Esports have become so pervasive that when you search the commonly used acronym “lol” in Google, you’ll find a slew of League of Legends associated links as opposed to the acronym definition, “laugh out loud.” More and more, the line dividing traditional sports and esports is becoming blurred, professional esports athletes are capable of bringing in millions of dollars in prize money, subject to rigorous training programs and nutrition plans, suffer injuries that may impact their career, and have garnered massive followings. 175 colleges and universities are currently recognized by the National Association for Collegiate Esports (NACE) — and provide coaching, as well as partial and full-ride athletic scholarships. The NBA 2K League is now about to enter its third season, introducing a new format that will include +35 Pro-Am tournaments, with the winning teams to be involved in a League-hosted “NBA 2K League Draft Prospect Series.” Additionally, there will be a first-of-its-kind NBA 2K League Combine.
Dr. Anthony Betrus, a professor of Educational Technology and Business at the State University of New York delivered a TEDx Talk addressing a number of fallacies associated with Esports, while drawing parallels between the competitive world of gaming and more traditional sports.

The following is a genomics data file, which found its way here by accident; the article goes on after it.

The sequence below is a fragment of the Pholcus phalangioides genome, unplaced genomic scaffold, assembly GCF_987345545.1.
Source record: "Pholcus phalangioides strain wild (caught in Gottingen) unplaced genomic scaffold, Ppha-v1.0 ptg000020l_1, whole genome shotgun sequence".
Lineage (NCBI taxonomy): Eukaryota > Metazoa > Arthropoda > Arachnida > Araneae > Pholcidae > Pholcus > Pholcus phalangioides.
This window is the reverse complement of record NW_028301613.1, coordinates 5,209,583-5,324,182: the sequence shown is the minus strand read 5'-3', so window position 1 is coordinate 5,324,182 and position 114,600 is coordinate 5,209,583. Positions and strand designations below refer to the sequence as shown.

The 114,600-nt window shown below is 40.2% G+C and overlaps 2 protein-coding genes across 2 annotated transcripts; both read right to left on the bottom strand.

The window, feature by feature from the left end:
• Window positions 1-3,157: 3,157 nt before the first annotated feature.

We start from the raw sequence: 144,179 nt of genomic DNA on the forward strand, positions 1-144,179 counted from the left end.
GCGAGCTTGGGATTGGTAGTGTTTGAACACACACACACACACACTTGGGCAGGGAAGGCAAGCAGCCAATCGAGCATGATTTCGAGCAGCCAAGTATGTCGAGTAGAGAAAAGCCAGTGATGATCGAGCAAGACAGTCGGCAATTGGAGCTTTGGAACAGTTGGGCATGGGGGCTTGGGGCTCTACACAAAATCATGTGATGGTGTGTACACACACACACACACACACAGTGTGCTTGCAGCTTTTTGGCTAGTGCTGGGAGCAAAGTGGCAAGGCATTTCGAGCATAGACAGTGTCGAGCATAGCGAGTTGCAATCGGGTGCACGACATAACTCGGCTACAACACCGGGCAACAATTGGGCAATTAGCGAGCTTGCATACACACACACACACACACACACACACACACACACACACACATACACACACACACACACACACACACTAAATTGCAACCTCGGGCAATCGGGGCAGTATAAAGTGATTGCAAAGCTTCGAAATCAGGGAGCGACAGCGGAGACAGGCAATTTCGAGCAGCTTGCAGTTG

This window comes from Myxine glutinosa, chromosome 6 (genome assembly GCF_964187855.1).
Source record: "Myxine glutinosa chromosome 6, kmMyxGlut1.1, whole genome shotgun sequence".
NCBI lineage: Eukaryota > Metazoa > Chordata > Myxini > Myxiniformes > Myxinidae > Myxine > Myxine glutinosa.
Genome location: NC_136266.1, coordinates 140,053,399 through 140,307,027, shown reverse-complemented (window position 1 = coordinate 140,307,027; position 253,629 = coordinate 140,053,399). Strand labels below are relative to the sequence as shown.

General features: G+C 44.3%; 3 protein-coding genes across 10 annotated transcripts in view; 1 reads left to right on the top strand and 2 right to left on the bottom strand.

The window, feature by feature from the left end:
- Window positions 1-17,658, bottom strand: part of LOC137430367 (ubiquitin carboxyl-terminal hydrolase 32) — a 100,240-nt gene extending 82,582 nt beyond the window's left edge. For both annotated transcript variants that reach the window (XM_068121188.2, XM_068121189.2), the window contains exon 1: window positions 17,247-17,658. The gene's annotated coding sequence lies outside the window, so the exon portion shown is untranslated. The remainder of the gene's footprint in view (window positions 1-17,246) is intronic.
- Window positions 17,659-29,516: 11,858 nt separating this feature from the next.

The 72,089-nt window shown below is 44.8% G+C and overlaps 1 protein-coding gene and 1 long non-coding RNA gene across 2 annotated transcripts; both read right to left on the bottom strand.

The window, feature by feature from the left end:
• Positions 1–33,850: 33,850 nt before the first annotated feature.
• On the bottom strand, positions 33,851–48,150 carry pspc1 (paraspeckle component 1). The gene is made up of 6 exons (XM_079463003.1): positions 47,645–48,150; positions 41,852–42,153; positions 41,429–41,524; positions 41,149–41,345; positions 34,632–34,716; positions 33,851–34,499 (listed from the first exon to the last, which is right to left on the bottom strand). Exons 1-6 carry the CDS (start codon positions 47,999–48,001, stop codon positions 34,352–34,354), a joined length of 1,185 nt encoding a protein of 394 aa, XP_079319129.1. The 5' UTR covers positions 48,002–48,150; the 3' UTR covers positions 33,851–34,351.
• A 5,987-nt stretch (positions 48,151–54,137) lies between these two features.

- Cortisol production induced during competitive esports by the brain is comparable to that produced by NASCAR drivers.
- Heartbeats in-game can elevate to anywhere between 160–180 bpm, similar to that of a very fast sprint or running a marathon.
- Reaction speeds seen in esports are comparable to what is seen in MLB players and NHL goalies
- Mouse and keyboard movements mirror those observed by high level musicians , 6–7 movements per second, up to 400 movements on the keyboard/mouse per minute — 4 times as much as the average person. These rapid movements can be sustained for matches that can be anywhere up to an hour and a half in duration.
- Injury is possible during esports, highlighting the taxing nature of competitive gaming. Some conditions observed included tennis elbow, carpal tunnel, back pain and retina fatigue
- Programs are being developed for esports athletes to support health and athleticism
- Federations have popped up globally to contribute to and support esports, such as NACE